State of the Sun

It’s hard to believe, but we’ve hit the midway point of the WNBA season. The Connecticut Sun, who looked vulnerable in the absence of Jonquel Jones as recently as our latest Power Rankings nearly two weeks ago, are back to their winning ways. After a three-game skid, they’re back on course, winners of four in a row. Now at 12-5, they’re just a half-game behind both the Las Vegas Aces and Seattle Storm, who both pace the league at 12-4.

The Sun entered the season looking to—again!—defy expectations, before cementing themselves—again!—as one of the WNBA’s top teams. Why, after being the league’s runner-up in 2019 and one of its final four last year, did Connecticut have to brush off the “disrespeCT” card? Let’s go back a few months and figure out how we got here.

A Narrow Margin for Error

When Connecticut acquired DeWanna Bonner ahead of the 2020 season, fresh off their second-place finish, the roster looked unbeatable. Unfortunately, we didn’t see the Jonquel Jones–Alyssa Thomas–DeWanna Bonner trio take the floor together because Jones opted out, citing COVID-19 concerns at the height of the pandemic. (To that point, no league had accomplished what the WNBA would go on to do, in terms of player safety within a sports bubble, a success few leagues rivaled.)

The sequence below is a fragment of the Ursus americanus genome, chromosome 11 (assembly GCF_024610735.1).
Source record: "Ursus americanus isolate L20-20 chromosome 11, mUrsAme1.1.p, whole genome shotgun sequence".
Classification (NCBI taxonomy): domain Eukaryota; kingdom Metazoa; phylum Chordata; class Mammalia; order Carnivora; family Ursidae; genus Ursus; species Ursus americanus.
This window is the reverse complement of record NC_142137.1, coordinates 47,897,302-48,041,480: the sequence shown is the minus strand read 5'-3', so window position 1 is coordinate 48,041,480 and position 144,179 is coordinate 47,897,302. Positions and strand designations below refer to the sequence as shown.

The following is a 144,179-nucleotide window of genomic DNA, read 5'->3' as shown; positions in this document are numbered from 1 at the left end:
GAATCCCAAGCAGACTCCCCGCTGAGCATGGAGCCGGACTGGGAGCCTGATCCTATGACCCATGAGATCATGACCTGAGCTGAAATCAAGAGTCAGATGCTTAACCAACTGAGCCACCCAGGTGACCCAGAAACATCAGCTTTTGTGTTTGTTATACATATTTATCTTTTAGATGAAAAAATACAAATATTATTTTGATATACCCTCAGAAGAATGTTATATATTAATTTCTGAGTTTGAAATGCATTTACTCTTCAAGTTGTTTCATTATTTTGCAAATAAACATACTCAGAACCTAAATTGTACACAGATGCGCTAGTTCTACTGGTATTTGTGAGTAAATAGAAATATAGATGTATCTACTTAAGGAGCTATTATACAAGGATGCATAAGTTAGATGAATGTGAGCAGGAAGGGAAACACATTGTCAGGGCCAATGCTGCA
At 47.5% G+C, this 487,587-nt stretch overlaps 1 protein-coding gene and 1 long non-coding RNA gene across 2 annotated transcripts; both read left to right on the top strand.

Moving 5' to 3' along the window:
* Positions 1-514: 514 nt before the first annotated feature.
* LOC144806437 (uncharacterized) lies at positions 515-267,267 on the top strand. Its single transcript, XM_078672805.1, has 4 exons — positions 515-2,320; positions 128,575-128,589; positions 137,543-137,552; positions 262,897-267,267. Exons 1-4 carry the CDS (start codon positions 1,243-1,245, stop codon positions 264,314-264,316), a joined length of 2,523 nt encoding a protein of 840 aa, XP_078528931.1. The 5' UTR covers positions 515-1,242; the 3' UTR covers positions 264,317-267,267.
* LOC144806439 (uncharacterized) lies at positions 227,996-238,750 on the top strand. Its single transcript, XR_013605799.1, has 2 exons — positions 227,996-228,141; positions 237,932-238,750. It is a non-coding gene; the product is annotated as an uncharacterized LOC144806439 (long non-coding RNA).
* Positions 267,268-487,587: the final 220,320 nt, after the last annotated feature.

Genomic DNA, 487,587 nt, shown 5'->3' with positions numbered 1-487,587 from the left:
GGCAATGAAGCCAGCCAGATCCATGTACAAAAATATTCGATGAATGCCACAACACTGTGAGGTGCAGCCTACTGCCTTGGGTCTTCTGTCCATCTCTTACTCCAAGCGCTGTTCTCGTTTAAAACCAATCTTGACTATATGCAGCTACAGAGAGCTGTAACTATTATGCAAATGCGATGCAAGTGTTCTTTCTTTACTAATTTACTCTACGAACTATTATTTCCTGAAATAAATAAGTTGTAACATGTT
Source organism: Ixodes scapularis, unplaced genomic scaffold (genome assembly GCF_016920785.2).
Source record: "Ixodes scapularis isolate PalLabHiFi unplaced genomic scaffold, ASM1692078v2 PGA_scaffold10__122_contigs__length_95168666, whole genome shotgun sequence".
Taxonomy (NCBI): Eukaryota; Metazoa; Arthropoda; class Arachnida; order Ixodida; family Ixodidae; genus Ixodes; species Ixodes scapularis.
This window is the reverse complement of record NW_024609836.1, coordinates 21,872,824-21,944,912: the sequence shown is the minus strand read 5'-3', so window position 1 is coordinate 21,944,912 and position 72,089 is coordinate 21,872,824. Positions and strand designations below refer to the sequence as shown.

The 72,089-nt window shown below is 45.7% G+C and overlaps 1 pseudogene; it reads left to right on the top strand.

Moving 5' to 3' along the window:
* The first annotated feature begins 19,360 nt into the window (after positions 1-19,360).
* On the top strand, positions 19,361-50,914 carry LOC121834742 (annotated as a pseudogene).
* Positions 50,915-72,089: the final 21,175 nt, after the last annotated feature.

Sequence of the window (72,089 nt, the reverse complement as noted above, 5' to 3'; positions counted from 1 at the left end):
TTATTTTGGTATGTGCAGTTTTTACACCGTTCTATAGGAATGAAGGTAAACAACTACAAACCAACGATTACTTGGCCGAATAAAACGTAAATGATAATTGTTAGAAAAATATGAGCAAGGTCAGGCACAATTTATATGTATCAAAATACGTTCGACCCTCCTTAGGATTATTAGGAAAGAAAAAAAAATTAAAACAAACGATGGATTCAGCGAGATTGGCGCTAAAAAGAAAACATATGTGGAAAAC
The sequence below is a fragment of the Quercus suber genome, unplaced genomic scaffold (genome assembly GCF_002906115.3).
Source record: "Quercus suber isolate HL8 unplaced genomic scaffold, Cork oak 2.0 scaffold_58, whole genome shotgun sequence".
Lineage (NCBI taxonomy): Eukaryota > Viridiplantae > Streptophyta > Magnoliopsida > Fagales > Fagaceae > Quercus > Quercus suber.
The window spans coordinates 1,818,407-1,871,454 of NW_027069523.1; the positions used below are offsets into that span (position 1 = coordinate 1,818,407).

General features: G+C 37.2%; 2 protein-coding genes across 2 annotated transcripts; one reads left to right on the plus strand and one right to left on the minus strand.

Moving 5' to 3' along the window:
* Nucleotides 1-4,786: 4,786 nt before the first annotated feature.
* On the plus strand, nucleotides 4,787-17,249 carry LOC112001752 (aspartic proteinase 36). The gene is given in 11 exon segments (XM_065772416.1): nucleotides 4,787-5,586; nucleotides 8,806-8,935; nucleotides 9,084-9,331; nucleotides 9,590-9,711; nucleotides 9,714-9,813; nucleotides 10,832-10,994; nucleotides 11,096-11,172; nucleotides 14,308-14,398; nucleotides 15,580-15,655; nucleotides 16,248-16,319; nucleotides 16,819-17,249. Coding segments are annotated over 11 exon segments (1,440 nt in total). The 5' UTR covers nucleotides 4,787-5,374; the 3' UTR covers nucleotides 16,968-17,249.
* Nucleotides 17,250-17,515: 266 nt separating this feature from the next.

Again, the stars failed to align in 2021, as Thomas ruptured her Achilles while playing overseas in the Czech Republic for ZVVZ USK Praha. The Sun did right by her, signing her to a contract so she would continue to get paid while rehabbing. As a team whose top four contracts—Bonner, J. Jones, A. Thomas, and Jasmine Thomas—accounted for $797,000, or 58.9 percent of their total cap space, they could only afford 11 players. With AT on the shelf, that number was really 10. When a team slips to nine, a hardship exception is triggered, allowing for an extra player to come in as a short-term addition. To contextualize, every injury (like Briann January’s ankle ailment) or miscellaneous absence (like JJ’s EuroBasket commitment) put the team in a compromising position.